Our first Margaret Drummond (c.1340 – c.1375) was the second wife and queen of David II of Scotland.
A member of the Scottish gentry, the young Margaret caught the eye of her king whilst he was married to Joan of the Tower, an English Princess – daughter of Edward II and Isabella of France. David and Joan’s marriage was loveless, to say the least. When David was released in 1357 after a spell imprisoned in the Tower of London by his brother-in-law, Edward III, Joan decided to stay in London. She died in late 1362, leaving David a widower.
On 20 February 1364, David took the Lady Margaret Drummond to be his new queen; her first husband, one Sir John Logie, had conveniently shuffled off this mortal coil by this point. By marrying his mistress, David raised the whole of Clan Drummond dangerously high, creating great resentment towards them. His “love match” was unseemly, unprecedented; whilst Scotland was not the world power that say England or France could claim to be, David could still have picked his bride from a pool of European royal virgins.
However, it didn’t turn out to be that much of a “love match” after all. Barely five years after their formal marriage, David filed for divorce from Margaret, on the grounds of her infertility. This was rather rich coming from a man whose 37-year-long first marriage had also resulted in no children, whilst dear Margaret had had a son with her first husband – I think we’re all in agreement that if there was any fertility issue at play here, it was at David’s door!
Margaret certainly seemed to think so and, rather admirably, wasn’t about to take the divorce lying down. She escaped the control of the king’s men and travelled, incognito, to Avignon in Southern France, where the current Pope was staying. Said Pope agreed that there was no reason to consider she was infertile, and promptly reversed the divorce.
David was scuppered. He was stuck legally married to a queen who was now estranged from him and had no heir other than his sister’s son. By 1369 he’d taken a new mistress, Agnes Dunbar, but Margaret’s appeal to the Pope left him unable to marry her. As it turns out, it was all moot, as David died unexpectedly in February 1371, outlived by the queen he had embarrassed and scorned.
Our second Margaret Drummond, (c. 1475 – 1501) was the great-great-great-great-niece of the first. Like her ancestor, she was the mistress of a king of Scotland – perhaps, secretly, his queen? – and her death originated one of the most lasting legends of medieval Scotland. The pair had a daughter – Margaret Stuart – who James adored and supported throughout his life.
Margaret seems to have been involved with James IV from as early as 1495. James had had many mistresses, but he truly seemed to dote on Margaret, installing her “in great state” in his castle at Stirling and palace in Linlithgow over 1496 and 1497. James was a bit of a wanderer, an everyman, who regularly journeyed his realm incognito, revealing himself now and then to improve the dispensation of justice and to settle feuds. On his wanderings, he was said to have encountered and bedded numerous women – his recorded bastards number half a dozen – but it seems that during his relationship with Margaret, he sought the attentions of no other woman.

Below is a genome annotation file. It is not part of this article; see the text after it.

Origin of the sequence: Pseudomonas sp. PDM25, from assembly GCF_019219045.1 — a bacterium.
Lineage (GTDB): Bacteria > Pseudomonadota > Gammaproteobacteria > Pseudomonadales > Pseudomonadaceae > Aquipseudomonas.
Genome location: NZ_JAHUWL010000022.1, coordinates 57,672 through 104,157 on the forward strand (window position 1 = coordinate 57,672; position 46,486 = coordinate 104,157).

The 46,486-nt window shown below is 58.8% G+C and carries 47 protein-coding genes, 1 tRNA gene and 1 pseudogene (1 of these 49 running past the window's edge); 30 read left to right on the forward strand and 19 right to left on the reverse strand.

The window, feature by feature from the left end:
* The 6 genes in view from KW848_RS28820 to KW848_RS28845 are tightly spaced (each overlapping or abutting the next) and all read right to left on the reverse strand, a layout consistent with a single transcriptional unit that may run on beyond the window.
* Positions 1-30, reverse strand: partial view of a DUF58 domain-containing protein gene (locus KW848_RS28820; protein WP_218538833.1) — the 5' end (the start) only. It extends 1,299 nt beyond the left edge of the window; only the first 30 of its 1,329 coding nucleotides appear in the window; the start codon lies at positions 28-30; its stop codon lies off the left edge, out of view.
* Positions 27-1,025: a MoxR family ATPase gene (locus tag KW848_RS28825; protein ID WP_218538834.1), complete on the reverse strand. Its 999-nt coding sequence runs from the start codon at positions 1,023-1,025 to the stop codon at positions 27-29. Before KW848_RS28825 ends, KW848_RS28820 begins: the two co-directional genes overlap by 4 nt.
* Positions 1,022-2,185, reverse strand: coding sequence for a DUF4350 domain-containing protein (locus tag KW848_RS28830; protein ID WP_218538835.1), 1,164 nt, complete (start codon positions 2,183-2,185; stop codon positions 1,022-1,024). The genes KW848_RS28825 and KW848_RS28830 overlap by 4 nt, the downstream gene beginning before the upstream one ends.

In 1501, Margaret was residing in the house of her father, Lord Drummond, along with her younger sisters, Eupheme and Sibylla. So legend would have it – and the inscription on her grave plaque! – Margaret was at this time already privately married to James. Whether or not this was true, James was neck-deep in peace negotiations with Henry VII of England, a large component of which would be marriage to his teenaged daughter, another Margaret. If he was already married to another – a commoner! – then this longed for political union could never come to pass. If he was already married, something needed to be done.
And so, the legend persists that pro-English (or perhaps, simply, anti-Drummond!) Scots arranged for the breakfast porridge of Margaret Drummond to be poisoned. The two younger sisters, eating from the same pot, were collateral damage. The three ladies are buried together in the chancel of Dunblane Cathedral, under three navy tombstones. On the middle stone there is a brass plaque with the inscription:
“To the glory of God, in memory of Margaret, eldest daughter of John, 1st Lord Drummond, by tradition privately married to King James 4th and poisoned at Drummond Castle by some of the nobles who desired the King’s marriage with Princess Margaret of England. The three sisters were buried underneath these slabs in the choir of the Cathedral of which their uncle Walter Drummond was Dean AD 1501.”
Although it’s quite likely given the hygiene standards of the time that what appears to be a politically motivated assassination was just a fatal case of food poisoning, many – most prominently Clan Drummond – perpetuated the tale that Margaret had been married to James and therefore murdered for centuries, trumpeting the fact – of course – that they were the only clan to have ever given two daughters to become queens of Scotland.